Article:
While his country was disintegrating, John II had been negotiating with his captor. The two kings had finally agreed on a treaty; John II could buy his freedom by handing over, by treaty, Aquitaine, Normandy, Poitou, Touraine—almost half of his country. He would also have to raise the three million crowns of his ransom, although Edward III graciously allowed him six years to pay the debt off. (As surety for the debt, John’s second son, Charles’s younger brother Louis of Anjou, was sent to Calais to be a hostage of the English until the full amount was paid.) In return, Edward III gave up his claim to Normandy and also agreed (for the second time) to surrender any claim to the French throne, a concession that also extended to his son the Black Prince.13
The compromise, signed at Bretigny on May 8, 1360, allowed John to return home. He entered Paris, after four years of imprisonment, to the sentimental relief of his people. This brought Charles of Navarre’s hopes to a sharp end; seeing his supporters melt away, he retreated to Navarre.14
But the return of John II was not joyful. His second wife had died just before his arrival home. Paris was shabby and divided against itself. The countryside was infested with bandits. The treasury was empty, with three million crowns left to be found. The Dauphin Charles had lost his two daughters to illness within weeks of each other, and himself was suffering from a mysterious sickness that was causing his hair to fall out and his fingernails to shed.
John II was completely unable to talk the Estates-General into raising taxes for the payment of the ransom, and young Louis of Anjou, seeing no end to his captivity, escaped from Calais and made his way home. So in January of 1364, John himself announced that he would journey back to England to renegotiate the terms. He left the Dauphin Charles as regent in Paris; to his favorite son, the youngest, Philip the Bold, he gave Burgundy along with the title Duke of Burgundy. Louis of Anjou got nothing.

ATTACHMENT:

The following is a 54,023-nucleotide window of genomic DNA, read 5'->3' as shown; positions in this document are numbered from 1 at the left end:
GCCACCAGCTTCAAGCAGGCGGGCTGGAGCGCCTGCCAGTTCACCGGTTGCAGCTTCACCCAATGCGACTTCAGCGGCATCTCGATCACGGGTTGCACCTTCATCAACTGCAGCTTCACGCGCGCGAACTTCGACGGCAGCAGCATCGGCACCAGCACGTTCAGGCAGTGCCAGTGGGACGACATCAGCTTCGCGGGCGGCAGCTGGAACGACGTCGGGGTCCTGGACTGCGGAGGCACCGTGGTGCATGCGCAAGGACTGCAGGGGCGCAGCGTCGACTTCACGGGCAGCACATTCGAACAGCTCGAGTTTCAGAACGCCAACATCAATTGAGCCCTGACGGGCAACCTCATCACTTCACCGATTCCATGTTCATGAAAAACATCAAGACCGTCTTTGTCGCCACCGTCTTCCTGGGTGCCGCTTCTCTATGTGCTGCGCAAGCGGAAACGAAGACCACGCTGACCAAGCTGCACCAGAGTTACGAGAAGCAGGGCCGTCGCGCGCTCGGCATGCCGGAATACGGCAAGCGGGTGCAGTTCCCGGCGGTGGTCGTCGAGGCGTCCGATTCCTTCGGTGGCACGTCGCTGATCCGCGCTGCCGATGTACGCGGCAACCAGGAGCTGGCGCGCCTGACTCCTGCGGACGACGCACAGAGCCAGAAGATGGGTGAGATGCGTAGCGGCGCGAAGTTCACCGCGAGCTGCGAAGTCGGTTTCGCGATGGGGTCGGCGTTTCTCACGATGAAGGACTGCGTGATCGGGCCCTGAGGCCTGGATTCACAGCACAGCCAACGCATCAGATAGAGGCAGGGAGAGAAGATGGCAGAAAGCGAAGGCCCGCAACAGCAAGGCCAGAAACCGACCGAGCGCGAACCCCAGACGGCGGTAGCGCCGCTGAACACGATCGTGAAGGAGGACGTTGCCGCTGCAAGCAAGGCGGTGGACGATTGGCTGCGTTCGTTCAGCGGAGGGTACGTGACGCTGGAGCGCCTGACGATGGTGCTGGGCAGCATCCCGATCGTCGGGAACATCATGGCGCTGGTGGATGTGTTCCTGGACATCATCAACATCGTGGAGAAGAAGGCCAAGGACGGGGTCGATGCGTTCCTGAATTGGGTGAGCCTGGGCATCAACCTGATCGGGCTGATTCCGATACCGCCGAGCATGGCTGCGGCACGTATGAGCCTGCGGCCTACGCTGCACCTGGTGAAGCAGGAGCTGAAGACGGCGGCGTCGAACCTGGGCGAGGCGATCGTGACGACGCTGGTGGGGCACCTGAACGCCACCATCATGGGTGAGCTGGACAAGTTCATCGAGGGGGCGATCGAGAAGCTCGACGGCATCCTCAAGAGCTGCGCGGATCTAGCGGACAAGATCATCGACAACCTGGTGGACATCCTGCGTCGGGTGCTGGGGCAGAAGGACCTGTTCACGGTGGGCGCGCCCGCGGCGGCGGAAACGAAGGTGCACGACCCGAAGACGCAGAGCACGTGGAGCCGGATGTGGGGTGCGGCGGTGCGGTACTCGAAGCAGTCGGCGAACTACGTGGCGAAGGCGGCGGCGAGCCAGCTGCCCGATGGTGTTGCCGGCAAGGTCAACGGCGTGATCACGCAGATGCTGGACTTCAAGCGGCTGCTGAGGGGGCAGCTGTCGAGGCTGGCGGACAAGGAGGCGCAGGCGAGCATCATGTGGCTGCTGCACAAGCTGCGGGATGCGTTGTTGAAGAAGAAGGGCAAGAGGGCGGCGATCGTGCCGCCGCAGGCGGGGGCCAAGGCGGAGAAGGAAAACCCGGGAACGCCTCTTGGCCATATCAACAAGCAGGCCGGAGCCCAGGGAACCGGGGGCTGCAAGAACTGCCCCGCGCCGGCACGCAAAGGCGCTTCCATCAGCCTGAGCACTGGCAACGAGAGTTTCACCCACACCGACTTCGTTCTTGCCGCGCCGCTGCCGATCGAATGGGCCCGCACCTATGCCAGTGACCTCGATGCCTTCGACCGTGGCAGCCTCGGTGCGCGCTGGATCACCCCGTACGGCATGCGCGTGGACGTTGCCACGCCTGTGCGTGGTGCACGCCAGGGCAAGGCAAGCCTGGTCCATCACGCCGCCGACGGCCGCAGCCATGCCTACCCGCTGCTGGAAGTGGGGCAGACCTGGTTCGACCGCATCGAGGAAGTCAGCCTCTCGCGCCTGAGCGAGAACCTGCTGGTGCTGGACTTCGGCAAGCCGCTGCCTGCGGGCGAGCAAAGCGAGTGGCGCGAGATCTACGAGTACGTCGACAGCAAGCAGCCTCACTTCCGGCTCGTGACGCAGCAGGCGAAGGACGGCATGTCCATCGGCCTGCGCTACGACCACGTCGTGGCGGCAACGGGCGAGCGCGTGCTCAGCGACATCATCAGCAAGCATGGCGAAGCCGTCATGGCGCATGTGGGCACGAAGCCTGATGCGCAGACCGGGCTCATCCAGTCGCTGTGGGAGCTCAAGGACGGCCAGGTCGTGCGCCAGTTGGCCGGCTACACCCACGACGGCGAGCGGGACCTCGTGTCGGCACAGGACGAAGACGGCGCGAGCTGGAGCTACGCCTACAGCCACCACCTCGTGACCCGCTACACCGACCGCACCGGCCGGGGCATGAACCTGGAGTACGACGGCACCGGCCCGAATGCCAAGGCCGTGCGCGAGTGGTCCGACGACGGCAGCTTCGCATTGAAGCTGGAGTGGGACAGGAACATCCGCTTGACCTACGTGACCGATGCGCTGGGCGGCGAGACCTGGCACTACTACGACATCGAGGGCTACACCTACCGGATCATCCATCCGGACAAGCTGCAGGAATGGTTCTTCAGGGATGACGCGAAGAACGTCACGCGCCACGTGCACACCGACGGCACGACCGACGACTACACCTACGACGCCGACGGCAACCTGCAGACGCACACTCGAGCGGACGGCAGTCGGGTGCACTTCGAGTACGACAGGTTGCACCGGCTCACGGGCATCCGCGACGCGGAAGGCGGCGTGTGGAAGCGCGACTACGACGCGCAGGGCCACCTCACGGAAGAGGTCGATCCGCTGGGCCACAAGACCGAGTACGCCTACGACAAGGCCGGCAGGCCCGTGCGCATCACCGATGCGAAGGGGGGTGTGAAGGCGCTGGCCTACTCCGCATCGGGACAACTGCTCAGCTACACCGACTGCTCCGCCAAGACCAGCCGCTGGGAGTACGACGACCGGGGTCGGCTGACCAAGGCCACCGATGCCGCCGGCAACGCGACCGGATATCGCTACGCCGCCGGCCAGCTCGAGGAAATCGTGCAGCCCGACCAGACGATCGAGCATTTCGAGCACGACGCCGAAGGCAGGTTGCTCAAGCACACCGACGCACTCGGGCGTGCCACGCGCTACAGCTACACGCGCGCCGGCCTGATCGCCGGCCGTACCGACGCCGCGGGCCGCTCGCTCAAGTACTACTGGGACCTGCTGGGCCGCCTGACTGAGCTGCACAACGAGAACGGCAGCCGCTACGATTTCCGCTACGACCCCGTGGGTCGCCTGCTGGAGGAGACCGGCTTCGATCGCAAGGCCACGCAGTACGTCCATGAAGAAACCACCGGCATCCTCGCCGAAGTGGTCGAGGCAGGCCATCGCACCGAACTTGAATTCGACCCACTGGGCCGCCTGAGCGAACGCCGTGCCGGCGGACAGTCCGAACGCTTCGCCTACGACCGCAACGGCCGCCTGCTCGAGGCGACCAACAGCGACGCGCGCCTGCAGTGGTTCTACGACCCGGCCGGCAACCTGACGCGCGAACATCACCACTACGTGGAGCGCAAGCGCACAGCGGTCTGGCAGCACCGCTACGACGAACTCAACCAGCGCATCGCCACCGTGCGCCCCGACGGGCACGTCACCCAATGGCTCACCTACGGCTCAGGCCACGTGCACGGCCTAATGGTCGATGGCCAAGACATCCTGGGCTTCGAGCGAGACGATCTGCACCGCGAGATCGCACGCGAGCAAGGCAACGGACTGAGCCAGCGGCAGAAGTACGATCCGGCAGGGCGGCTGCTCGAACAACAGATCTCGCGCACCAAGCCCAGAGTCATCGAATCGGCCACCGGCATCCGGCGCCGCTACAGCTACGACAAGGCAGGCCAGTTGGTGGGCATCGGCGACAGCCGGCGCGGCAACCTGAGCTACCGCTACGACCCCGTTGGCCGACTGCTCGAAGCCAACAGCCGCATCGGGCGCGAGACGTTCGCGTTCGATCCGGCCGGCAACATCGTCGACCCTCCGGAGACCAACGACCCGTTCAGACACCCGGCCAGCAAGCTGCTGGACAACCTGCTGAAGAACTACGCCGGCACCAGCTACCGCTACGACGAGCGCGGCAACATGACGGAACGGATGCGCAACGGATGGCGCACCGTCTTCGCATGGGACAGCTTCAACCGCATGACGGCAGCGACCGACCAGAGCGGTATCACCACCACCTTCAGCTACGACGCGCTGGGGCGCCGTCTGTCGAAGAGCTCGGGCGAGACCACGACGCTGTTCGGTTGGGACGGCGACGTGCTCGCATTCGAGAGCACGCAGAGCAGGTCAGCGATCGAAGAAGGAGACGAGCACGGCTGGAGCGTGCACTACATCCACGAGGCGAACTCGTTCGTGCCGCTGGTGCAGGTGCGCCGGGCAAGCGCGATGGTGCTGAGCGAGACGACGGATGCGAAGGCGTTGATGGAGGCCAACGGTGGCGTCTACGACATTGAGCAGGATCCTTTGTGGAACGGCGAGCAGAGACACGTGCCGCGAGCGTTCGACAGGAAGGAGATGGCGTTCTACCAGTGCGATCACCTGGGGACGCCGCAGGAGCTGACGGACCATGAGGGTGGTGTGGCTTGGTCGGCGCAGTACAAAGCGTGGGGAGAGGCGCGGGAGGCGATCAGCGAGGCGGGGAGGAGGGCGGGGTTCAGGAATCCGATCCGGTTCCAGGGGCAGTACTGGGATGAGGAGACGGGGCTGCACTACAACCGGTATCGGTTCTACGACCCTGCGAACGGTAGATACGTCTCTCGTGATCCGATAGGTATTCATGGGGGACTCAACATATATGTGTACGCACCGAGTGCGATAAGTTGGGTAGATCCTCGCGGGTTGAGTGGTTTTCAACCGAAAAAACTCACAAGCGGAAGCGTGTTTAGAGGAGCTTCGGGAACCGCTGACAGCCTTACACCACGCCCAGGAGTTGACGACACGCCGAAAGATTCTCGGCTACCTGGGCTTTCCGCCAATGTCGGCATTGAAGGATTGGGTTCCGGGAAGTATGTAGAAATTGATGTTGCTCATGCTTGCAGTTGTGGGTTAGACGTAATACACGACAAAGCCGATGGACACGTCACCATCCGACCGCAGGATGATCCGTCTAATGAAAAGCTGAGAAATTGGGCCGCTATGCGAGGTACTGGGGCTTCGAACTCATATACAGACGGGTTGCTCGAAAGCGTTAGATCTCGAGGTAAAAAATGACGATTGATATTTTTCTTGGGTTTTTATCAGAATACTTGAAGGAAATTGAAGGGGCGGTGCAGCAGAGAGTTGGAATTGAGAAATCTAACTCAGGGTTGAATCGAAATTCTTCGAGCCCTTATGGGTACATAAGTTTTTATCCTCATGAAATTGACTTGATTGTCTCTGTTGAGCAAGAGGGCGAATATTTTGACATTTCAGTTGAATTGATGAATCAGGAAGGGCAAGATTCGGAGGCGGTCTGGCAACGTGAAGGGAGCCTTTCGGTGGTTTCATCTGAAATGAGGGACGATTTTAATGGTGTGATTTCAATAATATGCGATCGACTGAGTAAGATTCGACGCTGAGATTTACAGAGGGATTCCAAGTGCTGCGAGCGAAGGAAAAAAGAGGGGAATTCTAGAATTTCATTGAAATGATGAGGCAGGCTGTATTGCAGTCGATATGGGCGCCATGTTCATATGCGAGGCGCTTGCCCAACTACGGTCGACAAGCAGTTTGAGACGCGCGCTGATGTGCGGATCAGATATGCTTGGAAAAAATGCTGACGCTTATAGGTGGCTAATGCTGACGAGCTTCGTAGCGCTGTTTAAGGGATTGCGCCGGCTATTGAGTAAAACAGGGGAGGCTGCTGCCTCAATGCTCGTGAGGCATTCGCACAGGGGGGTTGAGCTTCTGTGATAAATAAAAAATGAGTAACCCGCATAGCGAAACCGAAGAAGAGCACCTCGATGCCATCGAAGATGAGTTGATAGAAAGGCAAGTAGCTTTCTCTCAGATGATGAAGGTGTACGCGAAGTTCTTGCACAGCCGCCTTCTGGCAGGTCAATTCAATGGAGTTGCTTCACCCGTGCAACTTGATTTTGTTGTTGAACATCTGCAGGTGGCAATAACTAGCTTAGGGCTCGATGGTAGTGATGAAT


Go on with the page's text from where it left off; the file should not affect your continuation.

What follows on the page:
Edward welcomed the king of France in style and put him up at the Savoy Palace in London, the home of Prince John of Gaunt. But deliberations, says the contemporary Chronicle of Canterbury, “were delayed from day to day; and meanwhile the king of France remained at the Savoy without any final decision.” Early in March, John came down with a severe and obscure ailment. On April 8, three months after his returned to London, he died at the Savoy Palace. He was forty-five years old.15
At this, Charles of Navarre “had hope,” says Froissart. He sent a Navarrese army, under joint Navarrese and English command, into Normandy; Charles’s biographer, the extraordinary Christine de Pisan, says that “three thousand men-at-arms” also began a march towards the Seine, intending to intercept Charles on the way to his coronation and prevent it. But the French royal army, pressing rapidly forward, met the invaders near the village of Cocherel, north of Paris. “There was much hacking and cutting with lances and battle-axes,” remarks Froissart, “. . . [and] of the Navarrois but few escaped being slain or taken.” Three days later, the Dauphin was crowned King Charles V of France.16
The Battle of Cocherel ended Charles of Navarre’s last serious attempt to claim the French throne; he would agitate for the next twenty years, doing an ill turn to the French throne whenever he could, but he would never again rule any country other than Navarre. In 1387, he would come to a particularly nasty end; accidentally set on fire while wrapped in a brandy-soaked sheet to treat a skin condition, he would linger for fifteen excruciatingly painful days before finally dying in agony.17
The Treaty of Bretigny, which had allowed John of France a last visit home, had guaranteed that neither Edward III of England nor the Black Prince would launch another challenge. England and France were, theoretically, at peace.* But the peace, fatally fragile, soon crumbled. The fighting restarted on the Spanish peninsula.